The Folly of Article V

Lately, many of my political friends have been talking about something called Article V.  For those unfamiliar with the term, it is a call for a constitutional convention to amend the U.S. Constitution.  Article V reads as follows:

“The Congress, whenever two thirds of both houses shall deem it necessary, shall propose amendments to this Constitution, or, on the application of the legislatures of two thirds of the several states, shall call a convention for proposing amendments, which, in either case, shall be valid to all intents and purposes, as part of this Constitution, when ratified by the legislatures of three fourths of the several states, or by conventions in three fourths thereof, as the one or the other mode of ratification may be proposed by the Congress; provided that no amendment which may be made prior to the year one thousand eight hundred and eight shall in any manner affect the first and fourth clauses in the ninth section of the first article; and that no state, without its consent, shall be deprived of its equal suffrage in the Senate.”

Photo from Mark Levin's Facebook page
Photo from Mark Levin’s Facebook page

This idea had been promoted by a number of conservative pundits, especially Mark Levin who has written a book entitled The Liberty Amendments.  However, it should be noted that the states have never called for a constitutional convention under Article V.

The more I read about this idea, the greater my opposition to it grows.  What if the nation held a constitutional convention?  Would the result be more liberty and a more constitutionally bound federal government as people like Levin suggest?  Or would it serve as an opportunity to expand power even further in Washington?

The outcome is uncertain and one that would be nearly impossible to correct should the process go awry.

Do we really need any “liberty amendments”?  It seems to me that the federal government has already done a pretty good job ignoring its limitations already spelled out quite clearly in the 9th and 10th Amendments.

In case you’ve forgotten, the 9th Amendment reads,

“The enumeration in the Constitution, of certain rights, shall not be construed to deny or disparage others retained by the people.”

And the 10th Amendment states,

“The powers not delegated to the United States by the Constitution, nor prohibited by it to the States, are reserved to the States respectively, or to the people.”

Friends, the Constitution already lists what powers the federal government rightfully ought to have.  Therefore, I’d much rather see my legislators in Richmond invoke these amendments to protect the people of this state as opposed to opening Pandora’s box of a constitutional convention where the outcome will almost certainly erode our freedoms further.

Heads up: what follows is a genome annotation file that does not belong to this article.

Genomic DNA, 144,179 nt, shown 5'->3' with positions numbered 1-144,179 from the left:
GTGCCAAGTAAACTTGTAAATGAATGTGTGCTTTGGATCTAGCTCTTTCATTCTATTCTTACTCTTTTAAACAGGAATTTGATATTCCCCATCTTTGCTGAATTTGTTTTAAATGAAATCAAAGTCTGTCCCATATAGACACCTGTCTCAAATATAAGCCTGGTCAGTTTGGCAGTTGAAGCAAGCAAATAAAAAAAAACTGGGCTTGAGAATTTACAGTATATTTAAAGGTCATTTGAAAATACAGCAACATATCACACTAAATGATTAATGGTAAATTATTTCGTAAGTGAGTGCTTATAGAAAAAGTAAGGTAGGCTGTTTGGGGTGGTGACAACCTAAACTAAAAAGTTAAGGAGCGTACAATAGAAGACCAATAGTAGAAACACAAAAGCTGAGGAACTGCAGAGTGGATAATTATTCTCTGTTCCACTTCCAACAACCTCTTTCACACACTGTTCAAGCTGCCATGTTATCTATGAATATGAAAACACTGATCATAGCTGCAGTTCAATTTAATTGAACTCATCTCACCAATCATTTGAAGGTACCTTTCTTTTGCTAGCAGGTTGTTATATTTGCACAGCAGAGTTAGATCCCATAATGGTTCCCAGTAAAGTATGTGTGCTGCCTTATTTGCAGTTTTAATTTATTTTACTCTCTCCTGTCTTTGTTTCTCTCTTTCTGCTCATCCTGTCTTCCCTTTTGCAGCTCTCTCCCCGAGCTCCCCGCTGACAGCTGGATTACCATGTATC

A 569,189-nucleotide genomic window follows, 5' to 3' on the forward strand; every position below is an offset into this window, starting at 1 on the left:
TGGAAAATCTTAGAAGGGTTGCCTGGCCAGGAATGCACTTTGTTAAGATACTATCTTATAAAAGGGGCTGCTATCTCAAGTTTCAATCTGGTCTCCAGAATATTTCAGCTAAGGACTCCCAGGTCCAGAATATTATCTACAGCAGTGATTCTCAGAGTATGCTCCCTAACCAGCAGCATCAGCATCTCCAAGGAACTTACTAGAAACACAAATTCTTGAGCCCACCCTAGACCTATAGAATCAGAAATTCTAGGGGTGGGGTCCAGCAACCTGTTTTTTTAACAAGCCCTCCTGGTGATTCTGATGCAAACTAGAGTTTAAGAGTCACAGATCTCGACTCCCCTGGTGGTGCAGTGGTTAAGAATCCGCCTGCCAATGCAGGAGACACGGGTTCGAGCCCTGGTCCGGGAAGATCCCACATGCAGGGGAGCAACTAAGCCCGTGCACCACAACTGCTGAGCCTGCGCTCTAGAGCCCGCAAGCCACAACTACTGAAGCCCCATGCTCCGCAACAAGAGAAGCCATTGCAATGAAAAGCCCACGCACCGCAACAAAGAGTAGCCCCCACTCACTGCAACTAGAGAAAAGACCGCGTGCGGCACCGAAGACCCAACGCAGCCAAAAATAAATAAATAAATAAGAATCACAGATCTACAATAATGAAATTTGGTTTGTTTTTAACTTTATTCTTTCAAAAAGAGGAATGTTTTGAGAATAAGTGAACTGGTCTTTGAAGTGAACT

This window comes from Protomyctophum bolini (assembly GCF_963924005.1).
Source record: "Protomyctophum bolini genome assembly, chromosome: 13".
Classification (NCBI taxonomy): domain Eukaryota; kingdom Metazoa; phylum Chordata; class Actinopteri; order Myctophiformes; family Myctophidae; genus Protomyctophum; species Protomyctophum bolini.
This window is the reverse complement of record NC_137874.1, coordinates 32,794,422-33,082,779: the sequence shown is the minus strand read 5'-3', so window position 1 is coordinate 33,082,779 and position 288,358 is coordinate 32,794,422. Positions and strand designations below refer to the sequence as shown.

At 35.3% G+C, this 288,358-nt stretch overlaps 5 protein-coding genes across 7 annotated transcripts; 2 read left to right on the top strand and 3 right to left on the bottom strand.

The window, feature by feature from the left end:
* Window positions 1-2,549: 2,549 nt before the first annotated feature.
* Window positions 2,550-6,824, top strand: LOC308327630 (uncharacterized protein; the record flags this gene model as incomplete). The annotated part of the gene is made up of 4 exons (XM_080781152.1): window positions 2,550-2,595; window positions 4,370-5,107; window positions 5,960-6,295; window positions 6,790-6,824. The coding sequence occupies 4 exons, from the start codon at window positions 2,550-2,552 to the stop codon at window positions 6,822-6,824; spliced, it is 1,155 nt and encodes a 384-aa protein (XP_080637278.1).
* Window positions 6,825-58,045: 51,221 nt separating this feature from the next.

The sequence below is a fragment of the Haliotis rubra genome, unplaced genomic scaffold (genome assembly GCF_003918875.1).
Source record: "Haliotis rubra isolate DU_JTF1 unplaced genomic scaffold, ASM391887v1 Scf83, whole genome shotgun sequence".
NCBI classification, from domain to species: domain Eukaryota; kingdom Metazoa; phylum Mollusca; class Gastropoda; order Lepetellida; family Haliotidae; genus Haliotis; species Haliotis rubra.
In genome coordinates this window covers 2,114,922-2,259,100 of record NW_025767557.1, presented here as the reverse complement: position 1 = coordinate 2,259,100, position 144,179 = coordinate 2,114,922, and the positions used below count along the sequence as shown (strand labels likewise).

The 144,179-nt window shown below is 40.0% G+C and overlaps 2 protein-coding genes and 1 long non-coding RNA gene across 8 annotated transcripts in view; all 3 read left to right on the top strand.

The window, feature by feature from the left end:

Now, I won’t claim to be an expert on this subject and all of us have been wrong before.  But, at this point, I think all Americans, especially those claiming to be either conservatives or libertarians, should be exceedingly wary of invoking Article V.

3 Replies to “The Folly of Article V”

  1. I absolutely agree with you. There is no longer the widespread debate on the proper role of government in society that there was in the early days of the Constitution. The horse has left the barn. With half of the American population receiving more bennies from the government than they pay for, the outcome cannot be in doubt.

    I believe all change absolutely must come from a wholesale change in basic attitudes. Education is the only way to get that change in attitudes. Government cannot be truly reformed until it’s mostly made irrelevant to most people’s lives.

    1. A good point Marc.

      One of my Facebook friends pointed out that the purpose of the constitutional convention hundreds of years ago was to fix the Articles of Confederation. What they got instead was a greatly expanded federal government under the Constitution. What will come of another constitutional convention? Other expansion of federal power?

  2. Nice article!

    But your pen name doesn’t suit your content. Rousseau was not a friend to anything right, true and good. Look him up and read his philosophy.

    Montesquieu or Algernon Sidney were two of the political philosophers our Framers actually admired and studied. Sidney was an English aristocrat who lost his head for his writings on political philosophy. Honor him – not that degenerate Rousseau.

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